Two songs later the girl slips away to the bathroom. She opens her purse on the spotless mica-flecked marble counter, extracts her cellphone and dials her housemate. Sharon, she’ll say when said housemate picks up, I blew it, come rescue me, now — no, better yet, invent an emergency, something ter­rible, just call my cell in ten minutes. But Sharon’s not home. Girl leaves message on voice mail, conveying just a fraction of the desperation she feels, then enters a stall, latching the elegant latch on the veined marble door, and, unzipping, sits. She doesn’t have to pee, but, well, here she is.

She’s gone out of her way lately to find these least-feasible men. Tonight seems to epitomize all, the whole sad, vivid tally. There was the bewildered professor, a guitar player also, who didn’t and would never know what he wanted, who couldn’t say what he meant, for all his fondness for words, and was, by the way, married. There was the brother of her ex-roommate Stella, psychotic, volcanic, a bona fide stalker after the fact. There was the computer astronomer, whose very face made one want to yawn, and Ken, who was addicted to pot; there was the lovable drug-and-alcohol counselor with his less lov­able herpes. And yes, the man who comanaged the greeting­ card factory, too old for her, really, who couldn’t be pleased unless she played boy to his girl, unless she forcefully "took" him; and she likes being a girl, and feels strange, not sexy, with plastic accoutrements strapped to her hips.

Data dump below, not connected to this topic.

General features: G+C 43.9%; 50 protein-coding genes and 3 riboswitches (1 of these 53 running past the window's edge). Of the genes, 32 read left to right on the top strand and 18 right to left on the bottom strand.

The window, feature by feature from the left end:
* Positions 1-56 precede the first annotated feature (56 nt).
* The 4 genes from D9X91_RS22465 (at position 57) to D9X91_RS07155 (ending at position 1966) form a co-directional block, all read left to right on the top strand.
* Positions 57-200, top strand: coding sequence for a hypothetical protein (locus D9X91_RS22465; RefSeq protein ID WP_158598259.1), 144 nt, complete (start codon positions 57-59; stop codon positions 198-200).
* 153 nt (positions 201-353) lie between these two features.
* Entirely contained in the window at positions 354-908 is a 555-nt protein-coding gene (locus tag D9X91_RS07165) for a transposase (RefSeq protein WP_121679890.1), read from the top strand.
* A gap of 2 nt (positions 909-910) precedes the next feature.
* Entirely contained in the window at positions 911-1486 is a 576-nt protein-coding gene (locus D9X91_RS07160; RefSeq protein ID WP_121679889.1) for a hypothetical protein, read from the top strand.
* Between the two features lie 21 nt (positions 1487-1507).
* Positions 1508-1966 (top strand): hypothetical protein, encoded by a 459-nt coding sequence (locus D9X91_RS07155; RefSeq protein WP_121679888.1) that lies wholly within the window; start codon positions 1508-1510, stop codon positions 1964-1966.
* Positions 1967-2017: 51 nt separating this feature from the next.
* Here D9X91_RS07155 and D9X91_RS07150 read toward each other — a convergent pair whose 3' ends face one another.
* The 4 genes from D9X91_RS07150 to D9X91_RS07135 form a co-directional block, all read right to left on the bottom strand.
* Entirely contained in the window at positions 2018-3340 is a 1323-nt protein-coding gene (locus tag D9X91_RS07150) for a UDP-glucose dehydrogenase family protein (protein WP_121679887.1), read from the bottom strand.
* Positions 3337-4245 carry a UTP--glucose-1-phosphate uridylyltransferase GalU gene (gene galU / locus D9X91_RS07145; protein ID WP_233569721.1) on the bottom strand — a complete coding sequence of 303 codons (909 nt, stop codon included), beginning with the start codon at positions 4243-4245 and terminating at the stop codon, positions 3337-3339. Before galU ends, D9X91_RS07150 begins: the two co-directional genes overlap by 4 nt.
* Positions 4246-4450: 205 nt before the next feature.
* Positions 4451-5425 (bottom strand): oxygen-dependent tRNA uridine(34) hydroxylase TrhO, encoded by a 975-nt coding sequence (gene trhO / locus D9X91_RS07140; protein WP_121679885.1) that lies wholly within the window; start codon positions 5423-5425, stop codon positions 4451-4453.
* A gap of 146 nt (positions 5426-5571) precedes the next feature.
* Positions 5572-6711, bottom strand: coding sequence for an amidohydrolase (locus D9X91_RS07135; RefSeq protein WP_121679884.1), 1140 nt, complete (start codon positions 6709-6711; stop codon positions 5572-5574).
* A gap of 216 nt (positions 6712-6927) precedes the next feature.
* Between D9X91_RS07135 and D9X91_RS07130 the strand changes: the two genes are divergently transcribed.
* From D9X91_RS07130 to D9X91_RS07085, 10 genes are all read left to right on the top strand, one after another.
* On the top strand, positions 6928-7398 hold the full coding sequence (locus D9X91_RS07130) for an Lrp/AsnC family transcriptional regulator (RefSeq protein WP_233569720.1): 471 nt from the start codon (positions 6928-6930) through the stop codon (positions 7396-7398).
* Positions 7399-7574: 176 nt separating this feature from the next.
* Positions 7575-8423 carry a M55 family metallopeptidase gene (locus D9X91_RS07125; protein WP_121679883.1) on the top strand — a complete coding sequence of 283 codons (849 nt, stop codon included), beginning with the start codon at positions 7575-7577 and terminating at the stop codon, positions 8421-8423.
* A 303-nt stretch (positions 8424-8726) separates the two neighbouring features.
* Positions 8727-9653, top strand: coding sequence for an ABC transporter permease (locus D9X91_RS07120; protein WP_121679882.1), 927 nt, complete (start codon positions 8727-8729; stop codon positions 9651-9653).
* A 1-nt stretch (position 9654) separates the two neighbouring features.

For sure, one can be forgiven for doing what one does again and again and again. Girl meets boy after boy after worst-possible boy. But what hurts is knowing you do it, and knowing you know, and knowing you haven’t learned. What hurts is playing the role willingly, knowing in your bones how dire the ending will be. Even in the oldest, most basic stories the wolf hides its teeth badly. And the girl knows what a wolf is, and knows about teeth, and still dares the thing to bare its teeth fully.

She sits biding her minutes, jeans at her ankles. Then gets up and zips up and checks herself in the mirror and then exits. She passes the Christmas ficus with its tiny white bulbs, the row of gleaming bar stools, the cheerful holiday couples; she settles again at the table, where the boy is playing full tilt. Bargoers glance over occasionally. A few look embar­rassed. Above all they don’t know how to respond. Why are these people here? they seem to wonder, this smiling pretty girl with the mole and all her white teeth and this manic young man in black boots and khaki. They don’t see a bowl, or a tip jar. Will the girl walk around in a while with a hat, a sombrero? And the boy might choose, if he would, to play a bit softer.

One more clam, she decides, one last sip of scotch, and she’ll say she’s got to go. She’s feeling sick, she will say; it’s her stomach, the seafood perhaps; she hasn’t had a clam since she was seven. She looks at the antique leaded windows, which are just slightly steamy, then at the bar, squinching her face up, trying to will her guts to rebel. That’s when she sees the woman. A short erect lady, midseventies, maybe, clad in co­balt chenille. The lady’s not drinking, nor is she with any­one. She’s just standing there gazing — at the girl, at the boy — three paces off, serenely smiling.